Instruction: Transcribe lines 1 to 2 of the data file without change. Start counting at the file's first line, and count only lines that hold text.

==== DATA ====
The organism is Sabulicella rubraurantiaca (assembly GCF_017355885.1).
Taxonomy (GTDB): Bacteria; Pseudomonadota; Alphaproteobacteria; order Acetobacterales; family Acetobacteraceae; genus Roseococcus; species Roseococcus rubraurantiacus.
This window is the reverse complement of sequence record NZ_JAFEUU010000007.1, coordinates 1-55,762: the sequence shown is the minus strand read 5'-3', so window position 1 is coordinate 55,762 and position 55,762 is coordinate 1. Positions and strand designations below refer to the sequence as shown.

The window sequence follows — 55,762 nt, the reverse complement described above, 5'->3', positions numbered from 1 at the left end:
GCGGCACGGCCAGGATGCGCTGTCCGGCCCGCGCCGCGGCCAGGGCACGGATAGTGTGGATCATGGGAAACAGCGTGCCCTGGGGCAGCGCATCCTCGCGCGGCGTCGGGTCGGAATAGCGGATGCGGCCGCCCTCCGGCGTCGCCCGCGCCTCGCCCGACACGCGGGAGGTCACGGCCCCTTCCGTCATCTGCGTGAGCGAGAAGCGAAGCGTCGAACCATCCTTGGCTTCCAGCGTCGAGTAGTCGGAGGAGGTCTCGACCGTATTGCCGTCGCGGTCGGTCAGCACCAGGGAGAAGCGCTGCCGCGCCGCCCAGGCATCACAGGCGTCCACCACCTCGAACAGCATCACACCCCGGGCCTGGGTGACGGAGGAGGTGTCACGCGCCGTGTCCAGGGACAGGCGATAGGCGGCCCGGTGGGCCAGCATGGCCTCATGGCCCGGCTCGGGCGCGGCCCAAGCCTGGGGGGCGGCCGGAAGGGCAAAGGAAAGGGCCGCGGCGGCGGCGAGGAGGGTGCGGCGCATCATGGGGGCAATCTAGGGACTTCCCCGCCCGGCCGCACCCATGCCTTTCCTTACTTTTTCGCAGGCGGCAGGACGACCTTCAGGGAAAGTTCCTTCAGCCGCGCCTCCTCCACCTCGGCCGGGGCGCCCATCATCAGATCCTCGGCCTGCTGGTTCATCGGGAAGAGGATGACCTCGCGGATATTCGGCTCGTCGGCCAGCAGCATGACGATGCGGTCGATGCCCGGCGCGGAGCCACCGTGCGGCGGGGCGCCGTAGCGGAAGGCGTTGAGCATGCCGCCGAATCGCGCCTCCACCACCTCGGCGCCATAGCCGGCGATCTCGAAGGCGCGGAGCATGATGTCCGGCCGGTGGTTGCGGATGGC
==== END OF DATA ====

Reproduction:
The organism is Sabulicella rubraurantiaca (assembly GCF_017355885.1).
Taxonomy (GTDB): Bacteria; Pseudomonadota; Alphaproteobacteria; order Acetobacterales; family Acetobacteraceae; genus Roseococcus; species Roseococcus rubraurantiacus.